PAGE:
'I Need Those at My School': Video Shows Free COVID Test Vending Machine on College Campus

Covid Tests in Vending Machine
Covid Tests in Vending Machine by alexandra schonfeld
January 18, 2022

By Alexandra Schonfeld | Newsweek

video has gone viral after a student at the University of California Los Angeles shared footage of one of the free COVID test vending machines available on campus.

In the video viewed 1.8M times, TikToker @meili_zzz, whose name is Meili Zhang, showed all the steps it takes to get a test from the vending machine: swipe a card, type in the selection and collect the "spit tests" to take and then deposit at a drop-off site.

In October, UCLA Health reported that there were a dozen vending machines around campus available to students. The self-administered tests use technology "pioneered at UCLA Health."

The technology is called SwabSeq and is quicker and less expensive than polymerase chain reaction (PCR) tests—but just as accurate, UCLA Health said.

On the school's student health website, it is explained that anyone with an "active Bruin card"—the university's student ID—is able to receive two tests per week free of charge.

The cards will automatically be filled with $2 each week to pay for the price of two $1 tests.

The page emphasized that the tests are not intended for people who are experiencing symptoms and those who are should contact the COVID call center.

Melissa Abraham, director of media relations at UCLA told Newsweek there are currently 13 vending machines available around the campus, most of which are accessible 24 hours a day. She said the turnaround time for results can be anywhere from 24-48 hours.

UCLA is not the only campus to introduce COVID tests through a machine otherwise thought of as a one-stop-shop for snacks.

Earlier this week, the Miami Herald reported that along with UCLA, the University of California San Diego, the University of Ohio and Case Western University in Ohio have set up COVID test vending machines on their campuses as well.

"The vending machines are so helpful in my opinion," Zhang told Newsweek in an email. "It's convenient, quick, and easy—we just scan our student ID to receive a test, then drop it off in a bin right next to the vending machine. Our results are texted/emailed to us within 48 hours. The vending machines allow us to take the tests at our own time and not have to schedule an appointment."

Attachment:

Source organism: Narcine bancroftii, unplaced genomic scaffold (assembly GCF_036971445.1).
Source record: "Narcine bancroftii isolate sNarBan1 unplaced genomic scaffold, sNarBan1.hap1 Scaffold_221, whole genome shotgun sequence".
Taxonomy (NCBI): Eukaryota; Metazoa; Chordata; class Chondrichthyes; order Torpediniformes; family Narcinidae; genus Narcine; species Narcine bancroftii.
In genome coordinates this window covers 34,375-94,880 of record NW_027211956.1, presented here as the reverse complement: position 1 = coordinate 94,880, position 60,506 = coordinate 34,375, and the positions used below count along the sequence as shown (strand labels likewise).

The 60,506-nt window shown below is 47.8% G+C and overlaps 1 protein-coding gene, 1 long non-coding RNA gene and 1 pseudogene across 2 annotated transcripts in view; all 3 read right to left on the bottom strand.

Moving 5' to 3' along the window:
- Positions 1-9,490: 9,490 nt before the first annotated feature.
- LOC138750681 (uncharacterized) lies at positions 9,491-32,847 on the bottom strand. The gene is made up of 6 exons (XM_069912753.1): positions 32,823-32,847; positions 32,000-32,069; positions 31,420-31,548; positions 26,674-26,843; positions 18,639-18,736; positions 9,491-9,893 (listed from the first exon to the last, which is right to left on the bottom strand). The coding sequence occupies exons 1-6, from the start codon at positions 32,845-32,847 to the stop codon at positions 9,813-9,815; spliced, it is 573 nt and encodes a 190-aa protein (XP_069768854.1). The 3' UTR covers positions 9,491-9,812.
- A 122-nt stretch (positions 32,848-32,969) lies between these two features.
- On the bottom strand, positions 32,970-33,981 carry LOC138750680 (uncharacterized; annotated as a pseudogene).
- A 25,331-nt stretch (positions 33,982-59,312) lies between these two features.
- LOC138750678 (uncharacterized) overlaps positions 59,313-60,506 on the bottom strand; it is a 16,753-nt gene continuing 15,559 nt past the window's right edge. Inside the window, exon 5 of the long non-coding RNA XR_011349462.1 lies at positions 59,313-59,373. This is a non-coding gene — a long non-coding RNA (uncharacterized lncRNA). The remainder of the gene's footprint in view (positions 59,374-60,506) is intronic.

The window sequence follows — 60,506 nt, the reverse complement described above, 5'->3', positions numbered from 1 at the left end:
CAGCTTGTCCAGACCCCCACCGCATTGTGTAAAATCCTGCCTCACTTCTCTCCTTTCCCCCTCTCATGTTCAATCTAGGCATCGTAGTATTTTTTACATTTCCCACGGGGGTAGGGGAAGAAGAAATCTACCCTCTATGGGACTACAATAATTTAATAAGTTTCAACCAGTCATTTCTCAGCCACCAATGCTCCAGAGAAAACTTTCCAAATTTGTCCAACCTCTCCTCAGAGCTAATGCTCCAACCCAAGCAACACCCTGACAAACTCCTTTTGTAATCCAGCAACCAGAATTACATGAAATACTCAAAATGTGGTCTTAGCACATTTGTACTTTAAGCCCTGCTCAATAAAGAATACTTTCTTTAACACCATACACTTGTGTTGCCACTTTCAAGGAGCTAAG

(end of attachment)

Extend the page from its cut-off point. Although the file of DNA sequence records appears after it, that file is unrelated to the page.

She said even since the surge of cases around the country due to the Omicron variant, she has not noticed any delay in the turnaround of results.

Upon returning to campus from winter break, Zhang said students were required to show a negative test and now must test for the virus once a week.

In a follow-up video, Zhang said that what commenters pointed out in the original video was "very valid."

"We are definitely lucky to have these especially with the current testing shortage," she said.

A video has gone viral on TikTok for showing how one university is making COVID tests accessible to students. Here, A CVS pharmacy indicates that the store is out of at-home COVID-19 test kits on January 14 in Monterey Park, California. FREDERIC J. BROWN/AFP/Getty Images

"I need those at my school I can't find a COVID test anywhere," one commenter wrote on the initial video.

"Me having all the COVID symptoms but can't find a single test at any store," another added.

As of January 18, every home in the U.S. is eligible to order free at-home COVID-19 test kits from the government through the United States Postal Service, TODAY reported. Each household is able to order up to four tests.

Some commenters also noted the mints included in each test kit and questioned their use. Zhang initially responded to one comment saying the mints were meant to help people "salivate" before using the test. In her follow up video, though, she shared she is not completely sure of their use but has heard a few explanations.

"A lot people are saying they are a treat for after you finish the test," she said. "Some people were saying don't eat them before the test, and then some people were saying that the mint were a test themselves to see if we lost our taste."

Newsweek reached out to UCLA for comment.

Correction 01/18/2022, 9:05 p.m. ET: A previous version of this article misspelled Meili Zhang's last name in first reference. It has been corrected. 

Correction 01/18/2022, 6:34 p.m. ET: This article was corrected to reflect the updated turnaround time for test results.

Updated 01/18/2022, 6:04 p.m. ET: This story has been updated with a comment from Melissa Abraham, director of media relations at UCLA.